Prices rising for the same drug across multiple pharmaceutical companies might be the result of collusion, according to a letter sent to the Department of Justice and the Federal Trade Commission from Senator Bernie Sanders, I-Vermont, and Representative Elijah Cummings, D-Maryland.
Prices rising for the same drug across multiple pharmaceutical companies might be the result of collusion, according to a letter sent to the Department of Justice (DOJ) and the Federal Trade Commission (FTC) from Senator Bernie Sanders, I-Vermont, and Representative Elijah Cummings, D-Maryland.
The expectation when a patent expires is that the drug price will drop as competition enters the market. However, prices of 3 different insulin products created by 3 different drug makers have risen steadily. Sometimes the price increases mirror one another, Sanders and Cummings wrote in a letter addressed to Attorney General Loretta E. Lynch and FTC Chair Edith Ramirez.
In the letter, they ask Lynch and Ramirez to investigate whether these companies are engaging in collusion, which is illegal, or otherwise anticompetitive behaviors.
“This is an issue of tremendous national significance,” Sanders and Cummings wrote, adding that the United States spent $322 billion in medical costs and reduced productivity because of diabetes and prediabetes in 2012. Nearly 30 million Americans have diabetes and the CDC has estimated that 86 million have prediabetes, which means they are at risk of progressing to type 2 diabetes.
Insulin products aren’t the only ones being scrutinized. The DOJ is already investigation more than a dozen companies to see if executives came to an agreement on price increases for approximately 2 dozen drugs, including a heart treatment and an antibiotic, reported Bloomberg. The first of the charges could be filed by the end of 2016.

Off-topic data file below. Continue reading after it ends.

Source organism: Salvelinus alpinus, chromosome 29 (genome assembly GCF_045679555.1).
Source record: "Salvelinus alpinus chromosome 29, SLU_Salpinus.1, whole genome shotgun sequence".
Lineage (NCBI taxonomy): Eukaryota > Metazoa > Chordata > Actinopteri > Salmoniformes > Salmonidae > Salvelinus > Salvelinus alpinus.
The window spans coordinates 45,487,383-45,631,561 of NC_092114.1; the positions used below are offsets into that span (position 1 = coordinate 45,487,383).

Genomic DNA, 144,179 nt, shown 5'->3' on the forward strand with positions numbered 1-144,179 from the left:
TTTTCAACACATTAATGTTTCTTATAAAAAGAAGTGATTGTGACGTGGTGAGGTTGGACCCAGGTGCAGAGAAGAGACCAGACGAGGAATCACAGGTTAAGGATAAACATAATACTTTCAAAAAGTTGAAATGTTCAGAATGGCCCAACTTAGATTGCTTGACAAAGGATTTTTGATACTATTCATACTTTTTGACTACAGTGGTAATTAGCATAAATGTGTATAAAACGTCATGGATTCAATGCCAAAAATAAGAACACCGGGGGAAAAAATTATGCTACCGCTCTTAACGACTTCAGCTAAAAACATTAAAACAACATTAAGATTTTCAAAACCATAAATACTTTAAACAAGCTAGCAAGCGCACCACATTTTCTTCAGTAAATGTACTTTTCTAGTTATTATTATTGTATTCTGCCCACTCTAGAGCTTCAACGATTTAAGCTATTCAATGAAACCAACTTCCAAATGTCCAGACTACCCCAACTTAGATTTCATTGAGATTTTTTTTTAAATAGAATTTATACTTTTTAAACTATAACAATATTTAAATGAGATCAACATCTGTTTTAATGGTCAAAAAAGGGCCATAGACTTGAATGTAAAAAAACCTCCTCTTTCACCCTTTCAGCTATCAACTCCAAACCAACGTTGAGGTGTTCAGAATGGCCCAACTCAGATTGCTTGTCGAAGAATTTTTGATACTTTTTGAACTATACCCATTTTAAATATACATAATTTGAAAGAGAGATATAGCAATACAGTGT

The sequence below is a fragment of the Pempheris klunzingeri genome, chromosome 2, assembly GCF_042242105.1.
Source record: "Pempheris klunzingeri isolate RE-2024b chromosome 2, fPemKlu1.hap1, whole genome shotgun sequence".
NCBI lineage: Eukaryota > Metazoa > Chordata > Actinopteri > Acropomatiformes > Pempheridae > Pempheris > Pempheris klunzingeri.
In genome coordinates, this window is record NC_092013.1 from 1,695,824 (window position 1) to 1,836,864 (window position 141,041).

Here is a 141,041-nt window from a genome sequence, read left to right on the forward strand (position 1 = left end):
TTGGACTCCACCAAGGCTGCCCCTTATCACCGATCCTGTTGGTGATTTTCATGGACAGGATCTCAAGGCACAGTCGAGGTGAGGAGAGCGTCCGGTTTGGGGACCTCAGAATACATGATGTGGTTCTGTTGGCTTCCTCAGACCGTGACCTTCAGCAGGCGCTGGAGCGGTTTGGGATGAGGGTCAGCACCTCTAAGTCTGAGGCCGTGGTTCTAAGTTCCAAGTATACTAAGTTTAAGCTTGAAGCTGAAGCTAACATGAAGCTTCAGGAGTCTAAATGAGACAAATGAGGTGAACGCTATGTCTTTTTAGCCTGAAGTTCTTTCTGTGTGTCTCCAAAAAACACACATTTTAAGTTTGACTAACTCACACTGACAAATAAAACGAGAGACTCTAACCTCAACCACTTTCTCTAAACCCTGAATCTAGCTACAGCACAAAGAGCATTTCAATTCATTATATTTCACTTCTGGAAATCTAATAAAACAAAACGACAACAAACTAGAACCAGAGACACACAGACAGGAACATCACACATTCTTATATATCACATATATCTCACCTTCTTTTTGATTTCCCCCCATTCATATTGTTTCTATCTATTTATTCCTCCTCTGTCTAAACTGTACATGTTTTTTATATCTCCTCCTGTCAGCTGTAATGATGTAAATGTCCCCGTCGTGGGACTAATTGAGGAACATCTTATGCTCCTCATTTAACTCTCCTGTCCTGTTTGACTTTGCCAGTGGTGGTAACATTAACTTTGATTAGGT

The diabetes medications that Sanders and Cummings are drawing attention to are 2 insulins, Lantus from Sanofi and Humalog from Eli Lilly, as well as a top-selling dipeptidyl peptidase-4 (DPP-4) inhibitor Januvia, and its metformin combination, Janumet from Merck & Co. From 2002 to 2013, the price of insulin medications more than tripled.
“The market entry price of ‘follow-on’ insulin products, which largely duplicate existing drugs, are partially informed by the high prices of available therapies,” they wrote. “Patients and taxpayers may not realize the savings that could be gained if existing insulin products were less expensive.”
In addition to the financial savings for taxpayers, the high price of insulins mean many patients find their treatment increasingly unaffordable.
“We are concerned that the potential coordination by these drug makers may not simply be a case of ‘shadow pricing,’ but may indicate possible collusion, and we believe this egregious behavior warrants a thorough investigation,” Sanders and Cummings concluded in their letter.